Saturday, April 10, 2010

Holocaust Remembrance Day

Tomorrow is 'Yom Hashoah,' a day of remembrance for the 6 million Jews and 5 million Gentiles that were destroyed 65 years ago.

It's a day for the Holocaust survivors to say the Mourner's Kaddish for their families. A day for Jews around the world to be grateful that they are still alive. A day for people to remember to never let it happen again.

How will you remember it?

Last week I was fortunate enough to come across a woman from Beverly who spent the past decade remembering the Holocaust. She underwent a long journey to research, write and complete her dissertation in Holocaust studies at Clark University.

Two weeks ago, she received her Ph.D. in her dissertation titled, "The Nazification in Vienna and the Response of the Viennese Jews."

It portrays how the Jews in Vienna slowly understood what was happening to them when the Nazis invaded Austria. Her great grandparents did not survive but her grandfather did.

For Jews who think that the Holocaust will never happen again, I applaud your hope. For the Jews that think that Holocaust can't ever happen again, you're wrong. Today, tensions between Jews and Muslims in Sweden forced numerous Jewish families to leave. Sound familiar?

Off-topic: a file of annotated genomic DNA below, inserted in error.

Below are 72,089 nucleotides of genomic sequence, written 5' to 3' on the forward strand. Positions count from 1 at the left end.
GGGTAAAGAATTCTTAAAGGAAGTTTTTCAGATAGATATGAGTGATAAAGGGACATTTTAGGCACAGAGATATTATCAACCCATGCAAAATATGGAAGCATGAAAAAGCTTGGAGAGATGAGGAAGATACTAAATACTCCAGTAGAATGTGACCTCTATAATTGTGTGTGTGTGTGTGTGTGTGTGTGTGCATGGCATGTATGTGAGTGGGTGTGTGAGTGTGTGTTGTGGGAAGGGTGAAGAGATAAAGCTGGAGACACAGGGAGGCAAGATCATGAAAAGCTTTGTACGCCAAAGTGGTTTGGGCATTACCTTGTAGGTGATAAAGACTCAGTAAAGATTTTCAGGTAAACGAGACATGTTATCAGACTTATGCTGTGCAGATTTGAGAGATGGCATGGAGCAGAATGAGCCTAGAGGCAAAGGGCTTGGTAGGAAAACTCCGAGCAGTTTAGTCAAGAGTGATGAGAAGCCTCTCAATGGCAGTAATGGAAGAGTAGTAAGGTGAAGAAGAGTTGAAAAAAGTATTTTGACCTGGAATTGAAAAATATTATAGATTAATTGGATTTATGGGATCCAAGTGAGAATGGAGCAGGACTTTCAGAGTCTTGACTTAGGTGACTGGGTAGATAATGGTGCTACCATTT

Here is a story on it by Fox News:

A Holocaust doesn't have to start with a roundup. All it starts with is an idea; an idea that strikes fear into a group that leaves them feeling hostile. What fuels that idea is the desperation of people stricken with tragedy surrounding them.

Hitler would have never gotten as far as he did if it wasn't for Germany's poor economy. The people were looking for a savior, and they saw one in him. Sound familiar?

Today, everyone is looking for someone to save them, and everyone is looking for someone to blame. If it's not the Jews, it will be someone else.

Yom Hashoah is about remembering what humanity allowed to happen and promising to never let it happen again--to any group.

My education is over but I still have a passion to learn about the Holocaust so I'll never forget. Books that have touched me include: Sarah's Key by Tatiana de Rosnay, Night by Elie Wiesel and Beyond the Tracks by Ruth Mermelstein.

A history book will teach you the facts. A novel written by a survivor will force you to live through it. It may not have been my generation's mistake to let the Holocaust happen. But it would be our mistake if we didn't remind people that it did.




  1. Still fighting against antisemitism: Antisemitism Rising in Greece

  2. The following article portrays the possibility of the Holocaust happening again. In my 20+ years of living, this is the first time I have ever heard someone complain about hearing too much about the Holocaust. I'm absolutely disgusted with this writer.

    I agree that there is a time and place to share Holocaust stories (because the majority of them are not for young children), but to ask them to be shut out entirely is appalling.

    He's Tired of Holocaust Stories.